Having been here for a few months, it started becoming evident that a lot of the Portland metropolitan region’s innovative best practices in planning and conservation — be it the bicycle movement that Portland leads the US in, or progressive land-use planning — took root in activism and policies that started taking shape around 30 years ago.
Being an aspiring civic leader, I was really curious to find out what distinguished the political and social environment in the past that put the region on a sustainable path towards becoming the greenest region of the US. Evidently, one of the key areas where this legacy of planning has showed immense positive effects is the abundance of natural wealth in and around the Portland metropolitan region.
The best resource for understanding the complex history of the region’s planning framework, particularly for open spaces, is undoubtedly Mel Huie, who is a legend in trails planning and development. Another planning stalwart from the region who has been key in the success of the region’s natural areas programme is Nancy Chase. Mel Huie and Nancy Chase are experts on natural areas planning and acquisition and have been working with Metro and allied jurisdictions for over 30 years. These two are in fact a part of that cohort of visionary leaders, planners and citizen advocates that put into motion the processes and changes which placed the region onto a progressive path.
In the following interviews, Mel Huie and Nancy Chase describe the political environment and the planning imperatives that sowed the seeds for Portland’s effective natural areas program me, and discuss the impacts and challenges at the ground level.
Major governance innovations and planning best practices that distinguish Portland seem to have come about around 30 years ago. What was unique about Portland’s leadership at that time?
Mel Huie: In general for the US, the concept of transit and development of natural areas had started taking shape long back. The concept of streetcars began emerging in the US around 1897, when American cities throughout the US were created through ’streetcar suburbs’. Typically, a developer would build the houses and sometimes owned a streetcar company, which would be tied to the electric power company to replace the horses (that were unsanitary because of all the manure). Developers set up streetcar lines in Portland as well, going into the housing areas through the tie up of the streetcar company and the electric company. But the streetcar was abandoned in the 50s and 60s with the advent of freeways (we still have homes and storefronts built along historic streetcar lines).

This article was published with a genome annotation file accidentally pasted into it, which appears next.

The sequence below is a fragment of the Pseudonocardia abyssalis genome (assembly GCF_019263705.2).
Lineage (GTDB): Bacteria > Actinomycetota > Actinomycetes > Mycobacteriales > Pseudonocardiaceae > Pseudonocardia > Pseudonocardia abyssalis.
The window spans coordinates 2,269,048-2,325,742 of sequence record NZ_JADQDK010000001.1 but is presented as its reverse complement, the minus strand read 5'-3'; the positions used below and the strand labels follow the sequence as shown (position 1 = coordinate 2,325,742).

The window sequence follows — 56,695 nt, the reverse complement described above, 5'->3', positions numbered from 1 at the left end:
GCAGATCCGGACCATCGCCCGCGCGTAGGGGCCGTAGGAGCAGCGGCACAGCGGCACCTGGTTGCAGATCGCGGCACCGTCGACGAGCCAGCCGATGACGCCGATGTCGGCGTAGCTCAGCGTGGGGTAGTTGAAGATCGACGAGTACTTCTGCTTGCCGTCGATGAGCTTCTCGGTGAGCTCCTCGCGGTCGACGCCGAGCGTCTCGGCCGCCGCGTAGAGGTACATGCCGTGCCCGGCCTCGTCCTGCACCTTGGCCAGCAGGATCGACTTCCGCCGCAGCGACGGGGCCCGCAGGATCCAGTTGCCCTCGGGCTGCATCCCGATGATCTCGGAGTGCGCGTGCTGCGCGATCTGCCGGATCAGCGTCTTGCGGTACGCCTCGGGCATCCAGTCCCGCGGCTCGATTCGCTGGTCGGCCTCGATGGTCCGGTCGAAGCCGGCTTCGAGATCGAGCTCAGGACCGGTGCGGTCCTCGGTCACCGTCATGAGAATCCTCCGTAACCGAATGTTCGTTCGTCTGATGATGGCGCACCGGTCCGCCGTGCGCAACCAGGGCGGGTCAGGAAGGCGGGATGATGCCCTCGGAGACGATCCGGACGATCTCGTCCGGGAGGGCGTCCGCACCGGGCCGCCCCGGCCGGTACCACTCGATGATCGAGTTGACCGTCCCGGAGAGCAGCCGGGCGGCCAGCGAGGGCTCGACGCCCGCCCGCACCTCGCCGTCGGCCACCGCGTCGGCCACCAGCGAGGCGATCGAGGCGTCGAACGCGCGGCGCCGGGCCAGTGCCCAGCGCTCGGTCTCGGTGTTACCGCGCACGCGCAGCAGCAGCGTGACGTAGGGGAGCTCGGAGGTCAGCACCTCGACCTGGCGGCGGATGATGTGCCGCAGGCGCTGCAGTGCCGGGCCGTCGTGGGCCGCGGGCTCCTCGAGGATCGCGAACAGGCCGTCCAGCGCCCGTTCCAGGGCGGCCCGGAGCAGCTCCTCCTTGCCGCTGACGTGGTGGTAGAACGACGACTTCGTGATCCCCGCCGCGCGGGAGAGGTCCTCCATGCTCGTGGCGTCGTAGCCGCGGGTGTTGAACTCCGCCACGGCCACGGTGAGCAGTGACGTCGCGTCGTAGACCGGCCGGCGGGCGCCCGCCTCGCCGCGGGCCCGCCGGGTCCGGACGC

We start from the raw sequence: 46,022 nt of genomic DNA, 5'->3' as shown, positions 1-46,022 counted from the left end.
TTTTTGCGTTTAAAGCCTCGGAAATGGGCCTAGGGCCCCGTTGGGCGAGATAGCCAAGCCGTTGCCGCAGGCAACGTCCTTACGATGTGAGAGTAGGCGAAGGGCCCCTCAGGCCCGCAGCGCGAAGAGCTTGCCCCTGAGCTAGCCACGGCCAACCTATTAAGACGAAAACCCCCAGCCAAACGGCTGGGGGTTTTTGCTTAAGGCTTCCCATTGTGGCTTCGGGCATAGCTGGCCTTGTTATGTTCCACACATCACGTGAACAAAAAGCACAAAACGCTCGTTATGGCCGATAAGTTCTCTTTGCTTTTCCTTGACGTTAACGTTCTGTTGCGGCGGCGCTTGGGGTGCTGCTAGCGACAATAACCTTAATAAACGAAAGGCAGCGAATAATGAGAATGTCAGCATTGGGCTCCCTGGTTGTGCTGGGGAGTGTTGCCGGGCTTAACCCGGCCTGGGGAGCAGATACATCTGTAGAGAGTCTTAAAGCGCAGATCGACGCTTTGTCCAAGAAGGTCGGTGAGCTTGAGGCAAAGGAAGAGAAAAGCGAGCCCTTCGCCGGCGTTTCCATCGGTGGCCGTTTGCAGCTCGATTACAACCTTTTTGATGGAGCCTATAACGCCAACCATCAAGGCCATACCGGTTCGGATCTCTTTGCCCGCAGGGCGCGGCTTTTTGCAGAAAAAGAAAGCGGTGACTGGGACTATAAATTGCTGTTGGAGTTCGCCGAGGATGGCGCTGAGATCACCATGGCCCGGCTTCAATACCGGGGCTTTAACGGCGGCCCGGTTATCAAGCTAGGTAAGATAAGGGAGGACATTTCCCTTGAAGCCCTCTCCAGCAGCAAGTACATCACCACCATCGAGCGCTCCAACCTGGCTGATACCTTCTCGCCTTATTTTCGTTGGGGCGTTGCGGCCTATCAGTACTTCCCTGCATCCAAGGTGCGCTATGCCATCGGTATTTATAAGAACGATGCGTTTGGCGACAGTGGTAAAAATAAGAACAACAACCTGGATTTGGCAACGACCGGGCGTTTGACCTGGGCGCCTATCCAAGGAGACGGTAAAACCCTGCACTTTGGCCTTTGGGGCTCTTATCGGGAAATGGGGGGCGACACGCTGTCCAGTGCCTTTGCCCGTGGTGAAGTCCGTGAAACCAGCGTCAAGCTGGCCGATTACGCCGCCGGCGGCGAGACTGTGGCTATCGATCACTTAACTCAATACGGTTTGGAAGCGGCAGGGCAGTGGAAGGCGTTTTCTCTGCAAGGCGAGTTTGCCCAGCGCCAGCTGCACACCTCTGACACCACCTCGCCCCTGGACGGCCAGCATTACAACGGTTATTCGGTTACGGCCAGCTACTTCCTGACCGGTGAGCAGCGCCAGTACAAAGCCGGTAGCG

On the natural areas side, historically there was the Olmsted brothers’ plan for trails and natural areas across the US. In the 1920s and 1930s there was the City Beautiful Movement, particularly famous in New York. There were poor masses that were stuck in tenements and needed fresh air. So parks and open spaces were created under this movement. On their free day of the week, the masses would have a park to relax in. The sociologists and planners also thought of it as social engineering because they were able to get people out of slums to have fresh air in parks, which could help lower crimes. But this movement also lost steam as the depression and World War II came.
It was in the 70s that Portland had a very young dynamic mayor — Neil Goldschmidt. He came into power in 1973 at an age of only 32. Neil Goldschmidt represented City of Portland in CRAG, which was a bi-state association of heads of governments from five counties and cities and the predecessor of Metro. He hired a team of young, dynamic people, which actually included me as I was on CRAG staff.
Actually, at the time when Neil Goldschmidt became mayor, the downtown and urban core of the city was deteriorating and everybody was moving out into suburbs. So in the late 70s they came up with the transit model (in 1986 the first light-rail became operational). Around the same time, there was a lot of pressure to clean up the Willamette river in Portland. This was during the period when Tom McCall was the governor. So in a way, an innovative mayor was complemented by an innovative governor who came up with the Willamette greenway plan and the state comprehensive land-use goals. The goal of the Willamette greenway plan is to have a continuous greenway from the headwaters of the Willamette south of Eugene, Oregon all the way up to Columbia.